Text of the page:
Researchers have solved Alaska's "snake worm" mystery after discovering a new species of fungus-eating fly whose juveniles band together and slither around like a long, gray serpent.
The snake worm mystery began more than 16 years ago in the summer of 2007, when Ester resident Maggie Billington spotted thousands of tiny, wormlike larvae crawling across a road in a long line.
Billington was a volunteer at the University of Alaska Museum of the North in Fairbanks at the time, so she documented the bizarre sighting and brought photos and samples to Derek Sikes, the museum's curator of insects.
"I figured they must be fly larvae but had never heard of this snakeworm phenomenon," Sikes said in a statement. "I was dumbfounded. This was totally an X-Files case for me."
Sikes and his colleagues have now identified the larvae in a new study published Dec. 30 in the journal Integrative Systematics: Stuttgart Contributions to Natural History. The species, which they've named Sciara serpens, is one of several scarcely studied flies in which the larvae appear to mimic snakes.
The researchers speculated that these larvae take the shape of a snake to scare off birds and other would-be predators or to preserve moisture on dry ground by crawling over one another in a line.
The new species belongs to the Sciaridae fly family, commonly called fungus gnats because they feed on decaying organic matter. Many flies are hard to tell apart in their juvenile life stage, so Sikes cared for larvae collected from a second snake worm sighting in 2007 until they morphed into their dark-winged fly form.
The Alaskan fungus gnats raised by Sikes appeared to most closely resemble a European gnat called Sciara mirabilis, rather than previously identified North American species reported in Maryland and Arkansas.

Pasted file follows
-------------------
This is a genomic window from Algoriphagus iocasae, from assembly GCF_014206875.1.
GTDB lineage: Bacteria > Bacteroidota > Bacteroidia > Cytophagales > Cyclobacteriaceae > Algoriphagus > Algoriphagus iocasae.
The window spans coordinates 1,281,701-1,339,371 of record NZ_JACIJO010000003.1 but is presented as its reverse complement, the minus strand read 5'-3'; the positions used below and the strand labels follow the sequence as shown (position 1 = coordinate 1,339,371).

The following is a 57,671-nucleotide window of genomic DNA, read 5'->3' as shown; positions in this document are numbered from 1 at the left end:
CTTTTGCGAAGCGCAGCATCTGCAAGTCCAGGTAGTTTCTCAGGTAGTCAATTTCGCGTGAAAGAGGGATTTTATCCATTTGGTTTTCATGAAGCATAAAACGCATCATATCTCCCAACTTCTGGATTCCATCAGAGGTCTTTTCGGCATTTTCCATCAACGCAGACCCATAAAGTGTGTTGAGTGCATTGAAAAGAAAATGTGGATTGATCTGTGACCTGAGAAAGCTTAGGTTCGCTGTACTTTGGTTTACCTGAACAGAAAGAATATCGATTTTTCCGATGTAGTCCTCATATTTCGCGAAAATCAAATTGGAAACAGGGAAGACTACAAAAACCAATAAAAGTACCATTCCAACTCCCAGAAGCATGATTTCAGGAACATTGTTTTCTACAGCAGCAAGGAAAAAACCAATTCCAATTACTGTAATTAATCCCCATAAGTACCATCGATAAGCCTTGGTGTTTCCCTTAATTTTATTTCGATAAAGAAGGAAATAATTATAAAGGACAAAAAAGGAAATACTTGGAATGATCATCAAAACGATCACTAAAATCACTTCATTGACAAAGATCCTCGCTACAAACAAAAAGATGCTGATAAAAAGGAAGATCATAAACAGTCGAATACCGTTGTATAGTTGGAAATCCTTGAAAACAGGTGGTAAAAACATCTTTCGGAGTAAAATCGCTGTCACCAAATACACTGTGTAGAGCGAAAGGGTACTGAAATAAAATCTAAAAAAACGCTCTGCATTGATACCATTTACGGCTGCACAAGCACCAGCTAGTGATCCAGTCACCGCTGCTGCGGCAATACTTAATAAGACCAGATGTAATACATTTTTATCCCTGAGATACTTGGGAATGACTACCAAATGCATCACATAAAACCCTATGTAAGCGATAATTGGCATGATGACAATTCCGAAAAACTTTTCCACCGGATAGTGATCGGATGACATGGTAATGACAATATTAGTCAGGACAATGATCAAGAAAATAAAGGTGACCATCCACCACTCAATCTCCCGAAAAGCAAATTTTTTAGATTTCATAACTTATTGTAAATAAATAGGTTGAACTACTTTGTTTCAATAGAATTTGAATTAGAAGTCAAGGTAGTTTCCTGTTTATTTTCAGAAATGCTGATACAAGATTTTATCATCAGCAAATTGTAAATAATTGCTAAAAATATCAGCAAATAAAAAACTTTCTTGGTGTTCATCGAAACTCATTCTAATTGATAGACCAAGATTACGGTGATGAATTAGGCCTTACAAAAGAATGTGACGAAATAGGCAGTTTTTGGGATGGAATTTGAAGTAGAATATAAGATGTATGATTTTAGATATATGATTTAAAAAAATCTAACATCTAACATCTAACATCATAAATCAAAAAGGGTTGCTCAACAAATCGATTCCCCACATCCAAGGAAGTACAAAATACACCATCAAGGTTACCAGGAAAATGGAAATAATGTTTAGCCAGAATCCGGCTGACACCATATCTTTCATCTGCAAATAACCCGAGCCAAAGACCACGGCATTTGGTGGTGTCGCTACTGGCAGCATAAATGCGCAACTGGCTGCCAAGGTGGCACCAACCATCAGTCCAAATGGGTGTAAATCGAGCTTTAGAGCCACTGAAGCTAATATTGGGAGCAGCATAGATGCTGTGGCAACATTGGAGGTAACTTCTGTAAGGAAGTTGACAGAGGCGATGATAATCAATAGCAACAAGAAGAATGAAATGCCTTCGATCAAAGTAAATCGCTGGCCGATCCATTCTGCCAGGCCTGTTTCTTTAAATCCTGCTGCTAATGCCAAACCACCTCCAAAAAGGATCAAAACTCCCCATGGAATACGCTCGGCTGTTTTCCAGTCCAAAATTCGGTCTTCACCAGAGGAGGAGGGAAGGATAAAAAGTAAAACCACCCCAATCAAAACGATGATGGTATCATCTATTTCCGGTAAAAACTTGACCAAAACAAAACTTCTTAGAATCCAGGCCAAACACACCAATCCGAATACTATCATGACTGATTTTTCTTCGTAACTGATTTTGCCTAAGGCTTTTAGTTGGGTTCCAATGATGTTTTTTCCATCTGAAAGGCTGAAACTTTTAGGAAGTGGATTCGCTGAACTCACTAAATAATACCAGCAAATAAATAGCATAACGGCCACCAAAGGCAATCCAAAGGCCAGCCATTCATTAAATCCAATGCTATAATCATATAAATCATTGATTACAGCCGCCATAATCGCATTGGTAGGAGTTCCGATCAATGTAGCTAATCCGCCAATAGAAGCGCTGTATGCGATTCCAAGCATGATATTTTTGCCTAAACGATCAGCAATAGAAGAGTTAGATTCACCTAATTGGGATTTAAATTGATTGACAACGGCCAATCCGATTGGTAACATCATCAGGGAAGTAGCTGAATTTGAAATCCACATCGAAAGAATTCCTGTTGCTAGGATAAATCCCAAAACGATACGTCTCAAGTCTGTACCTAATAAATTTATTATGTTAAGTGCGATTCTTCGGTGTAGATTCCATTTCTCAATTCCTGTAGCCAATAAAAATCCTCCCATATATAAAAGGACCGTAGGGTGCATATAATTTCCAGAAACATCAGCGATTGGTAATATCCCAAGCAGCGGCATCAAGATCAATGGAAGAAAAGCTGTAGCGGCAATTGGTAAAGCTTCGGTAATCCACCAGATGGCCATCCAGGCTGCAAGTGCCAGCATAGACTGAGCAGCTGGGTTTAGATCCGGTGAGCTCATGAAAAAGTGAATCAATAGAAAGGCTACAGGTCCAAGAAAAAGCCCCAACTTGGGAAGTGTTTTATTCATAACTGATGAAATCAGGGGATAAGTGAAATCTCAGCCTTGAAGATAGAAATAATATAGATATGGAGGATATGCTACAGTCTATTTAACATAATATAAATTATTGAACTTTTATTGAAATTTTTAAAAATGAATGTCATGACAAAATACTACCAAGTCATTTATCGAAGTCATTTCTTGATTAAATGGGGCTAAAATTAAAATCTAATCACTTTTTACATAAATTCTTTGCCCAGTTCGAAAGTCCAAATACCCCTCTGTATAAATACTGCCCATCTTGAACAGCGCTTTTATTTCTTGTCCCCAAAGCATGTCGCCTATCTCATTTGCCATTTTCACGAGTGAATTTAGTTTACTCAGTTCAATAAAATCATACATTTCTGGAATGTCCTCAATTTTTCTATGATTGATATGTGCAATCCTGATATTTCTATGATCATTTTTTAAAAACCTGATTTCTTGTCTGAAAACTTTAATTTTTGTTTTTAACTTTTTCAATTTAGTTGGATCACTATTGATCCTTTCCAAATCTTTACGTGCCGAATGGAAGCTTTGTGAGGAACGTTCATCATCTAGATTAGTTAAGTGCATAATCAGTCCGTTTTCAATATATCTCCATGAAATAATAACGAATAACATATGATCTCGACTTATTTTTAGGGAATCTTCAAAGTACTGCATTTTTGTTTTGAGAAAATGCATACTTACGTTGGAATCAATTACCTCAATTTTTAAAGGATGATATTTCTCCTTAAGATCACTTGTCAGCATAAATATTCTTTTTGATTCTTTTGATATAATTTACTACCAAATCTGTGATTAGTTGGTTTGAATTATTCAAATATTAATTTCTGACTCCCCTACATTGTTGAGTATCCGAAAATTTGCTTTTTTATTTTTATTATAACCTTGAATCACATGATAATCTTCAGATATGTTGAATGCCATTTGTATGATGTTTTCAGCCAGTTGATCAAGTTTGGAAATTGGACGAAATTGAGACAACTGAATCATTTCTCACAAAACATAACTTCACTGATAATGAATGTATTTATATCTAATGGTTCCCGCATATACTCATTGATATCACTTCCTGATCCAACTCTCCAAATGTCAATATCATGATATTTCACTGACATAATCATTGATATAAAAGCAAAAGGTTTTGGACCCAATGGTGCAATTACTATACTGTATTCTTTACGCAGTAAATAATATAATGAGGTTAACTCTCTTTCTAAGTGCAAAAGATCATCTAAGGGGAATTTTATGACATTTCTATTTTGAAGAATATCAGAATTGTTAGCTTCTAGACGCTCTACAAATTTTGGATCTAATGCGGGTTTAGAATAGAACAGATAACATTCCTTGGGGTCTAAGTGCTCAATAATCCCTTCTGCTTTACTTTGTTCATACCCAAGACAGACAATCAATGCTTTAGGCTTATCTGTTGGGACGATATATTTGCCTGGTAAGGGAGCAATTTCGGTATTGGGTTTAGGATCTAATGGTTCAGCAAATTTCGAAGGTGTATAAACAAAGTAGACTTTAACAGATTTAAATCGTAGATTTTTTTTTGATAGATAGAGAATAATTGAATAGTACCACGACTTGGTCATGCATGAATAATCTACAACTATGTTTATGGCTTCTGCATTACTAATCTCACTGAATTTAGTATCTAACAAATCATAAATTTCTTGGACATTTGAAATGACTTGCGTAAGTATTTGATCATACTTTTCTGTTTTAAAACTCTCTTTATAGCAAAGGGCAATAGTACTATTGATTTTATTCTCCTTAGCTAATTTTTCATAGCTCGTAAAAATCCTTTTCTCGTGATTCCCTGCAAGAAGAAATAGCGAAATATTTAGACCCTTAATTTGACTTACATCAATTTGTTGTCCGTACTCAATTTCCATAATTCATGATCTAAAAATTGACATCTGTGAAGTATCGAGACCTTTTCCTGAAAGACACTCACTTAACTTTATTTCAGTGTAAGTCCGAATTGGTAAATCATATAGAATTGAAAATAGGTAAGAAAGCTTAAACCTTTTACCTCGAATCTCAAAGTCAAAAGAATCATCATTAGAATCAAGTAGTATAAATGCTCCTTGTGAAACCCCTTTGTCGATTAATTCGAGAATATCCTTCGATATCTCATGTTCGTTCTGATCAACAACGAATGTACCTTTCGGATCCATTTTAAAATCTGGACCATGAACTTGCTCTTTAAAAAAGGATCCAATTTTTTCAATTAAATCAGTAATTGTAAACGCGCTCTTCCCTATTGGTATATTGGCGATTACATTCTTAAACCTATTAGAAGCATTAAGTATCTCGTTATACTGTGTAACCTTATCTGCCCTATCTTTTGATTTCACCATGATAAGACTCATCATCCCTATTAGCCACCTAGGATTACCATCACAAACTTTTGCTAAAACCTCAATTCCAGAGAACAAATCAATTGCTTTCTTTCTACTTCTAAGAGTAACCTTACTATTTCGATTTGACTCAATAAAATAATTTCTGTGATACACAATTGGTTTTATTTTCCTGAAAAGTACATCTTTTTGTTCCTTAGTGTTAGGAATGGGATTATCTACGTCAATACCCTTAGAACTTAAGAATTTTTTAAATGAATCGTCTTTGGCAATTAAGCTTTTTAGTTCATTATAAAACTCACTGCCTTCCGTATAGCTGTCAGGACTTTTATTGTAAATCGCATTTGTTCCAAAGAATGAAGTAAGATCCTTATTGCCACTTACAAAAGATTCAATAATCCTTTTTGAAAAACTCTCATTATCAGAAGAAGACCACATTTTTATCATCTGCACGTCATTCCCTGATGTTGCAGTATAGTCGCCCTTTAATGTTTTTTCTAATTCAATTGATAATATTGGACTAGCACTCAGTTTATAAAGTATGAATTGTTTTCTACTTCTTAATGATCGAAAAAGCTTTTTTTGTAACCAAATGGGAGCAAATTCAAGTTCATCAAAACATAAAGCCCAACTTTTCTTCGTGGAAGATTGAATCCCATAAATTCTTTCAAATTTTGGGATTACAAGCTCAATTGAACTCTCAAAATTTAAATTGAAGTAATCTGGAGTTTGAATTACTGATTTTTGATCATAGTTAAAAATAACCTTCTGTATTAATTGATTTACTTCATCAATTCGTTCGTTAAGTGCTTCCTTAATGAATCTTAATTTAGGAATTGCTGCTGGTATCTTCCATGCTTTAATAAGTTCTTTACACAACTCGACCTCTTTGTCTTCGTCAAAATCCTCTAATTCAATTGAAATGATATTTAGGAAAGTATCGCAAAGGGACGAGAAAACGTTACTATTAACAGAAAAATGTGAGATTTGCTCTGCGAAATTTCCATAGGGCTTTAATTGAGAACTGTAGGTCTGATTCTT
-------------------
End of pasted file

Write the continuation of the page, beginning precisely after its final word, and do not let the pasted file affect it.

But it wasn't until 2021 that the team confirmed the gnat was a species new to science. Lead author Thalles Pereira, an insect researcher at the University of Alaska Museum of the North, examined the male gnats' genitalia under a powerful microscope and found notable differences in the shape, compared with those of its European relative.
While it might seem odd for an Alaskan gnat to have more in common with gnats in Europe than with its fellow North American species, the study authors noted that this follows a pattern among other insects in Alaska, such as grasshoppers and beetles, and likely dates back to the Pleistocene (2.6 million to 11,700 years ago). During that time, Alaska was connected to Europe and Asia via the Bering Land Bridge, allowing insects to disperse from eastern Siberia to Alaska while giant ice sheets blocked off the rest of North America.
Though Sikes and his team were able to identify the species behind the snake worm phenomenon, scientists still have a lot of work to do to fully understand these fungus gnats and their peculiar larvae habits.
Furthermore, Sikes and other snake worm witnesses reported seeing beetles running alongside the larvae, which could also be investigated. The beetles may feed on the juvenile flies, but when Sikes put them together in a lab, the beetles mostly ignored the larvae, according to the study.
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Patrick Pester is a freelance writer and previously a staff writer at Live Science. His background is in wildlife conservation and he has worked with endangered species around the world. Patrick holds a master's degree in international journalism from Cardiff University in the U.K.